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Georgia's controversial, Russia-like "foreign agent" bill becomes law after weeks of protests

Georgia bill could imperil EU membership plan
Turmoil in Georgia over bill resembling Russian legislation | 60 Minutes 01:07

The speaker of Georgia's parliament said he signed into law Monday a divisive measure that has drawn weeks of protests by critics — at least 20 of whom were arrested, including two U.S. nationals — who say it will curb media freedom and jeopardize the country's chances of joining the European Union.

Speaker Shalva Papuashvili acted after the legislature, controlled by the ruling Georgian Dream party, overrode an attempted veto of the bill by President Salome Zourabichvili.

Backlash As Georgian Parliament Prepares To Vote On Overriding Presidential Veto Of 'Foreign Agents' Bill
Demonstrators protest in front of Georgian parliament after it overrode the president's veto of the Foreign Influence Law on May 28, 2024 in Tbilisi, Georgia. Nicolo Vincenzo Malvestuto / Getty Images

Approved by lawmakers last month, the measure requires media, nongovernmental organizations and other nonprofit groups to register as "pursuing the interests of a foreign power" if they receive more than 20% of their funding from abroad.

Zourabichvili, who is increasingly at odds with the governing party, had opposed the bill, accusing the Georgian Dream party of jeopardizing Georgia's future and "hindering the path toward becoming a full member of the free and democratic world."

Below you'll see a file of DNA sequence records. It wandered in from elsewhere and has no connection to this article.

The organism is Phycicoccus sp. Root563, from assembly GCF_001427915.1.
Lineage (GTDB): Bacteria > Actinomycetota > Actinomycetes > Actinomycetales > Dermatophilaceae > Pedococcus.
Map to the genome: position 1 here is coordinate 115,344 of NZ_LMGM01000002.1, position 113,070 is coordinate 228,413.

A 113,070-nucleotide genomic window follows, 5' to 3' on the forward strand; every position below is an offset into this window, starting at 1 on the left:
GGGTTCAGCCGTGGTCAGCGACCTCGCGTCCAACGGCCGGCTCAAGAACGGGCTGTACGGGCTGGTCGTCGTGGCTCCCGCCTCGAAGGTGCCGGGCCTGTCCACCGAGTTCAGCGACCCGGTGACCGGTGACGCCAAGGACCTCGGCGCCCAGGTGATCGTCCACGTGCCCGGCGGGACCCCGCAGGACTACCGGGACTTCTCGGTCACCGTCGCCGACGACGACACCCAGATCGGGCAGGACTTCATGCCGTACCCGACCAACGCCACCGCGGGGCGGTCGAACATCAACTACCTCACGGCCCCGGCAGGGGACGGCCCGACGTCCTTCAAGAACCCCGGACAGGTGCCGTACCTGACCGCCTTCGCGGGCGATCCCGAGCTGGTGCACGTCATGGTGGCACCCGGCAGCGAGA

The government argues the law is needed to stem what it deems to be harmful foreign actors trying to destabilize the South Caucasus nation of 3.7 million. Many journalists and activists say its true goal is to stigmatize them and restrict debate ahead of parliamentary elections scheduled for October.

Opponents have denounced it as "the Russian law" because it resembles measures pushed through by the Kremlin to crack down on independent news media, nonprofits and activists. They say the measure may have been driven by Moscow to thwart Georgia's chances of further integration with the West.

Last year, Zourabichvili told CBS' 60 Minutes that Russia was waging a "hybrid war" on Georgia, using online and televised disinformation campaigns.

President Zourabichvili
President Zourabichvili of Georgia speaks with 60 Minutes in October 2023. 60 Minutes

When Russia's Vladimir Putin ordered his country's full-scale invasion of Ukraine in February 2022, he said he was doing so to, among other things, protect Russians living there. Zourabichvili said she feared he could launch a similar campaign in Georgia, which has become home to 100,000 Russians since the Ukraine war started.

"It's very unnerving when, in your own country, you have people who are talking the language of the enemy and that believe that they're at home," she told 60 Minutes.

President Zourabichvili does not have executive power in Georgia. That lies with Prime Minister Irakli Kobakhidze, who dismissed the criticism of the new law Monday as "unnecessary emotions that had only an artificial basis."

"Now the law has already come into force and we all have to act pragmatically, with a cool mind and put aside unnecessary emotions," he said.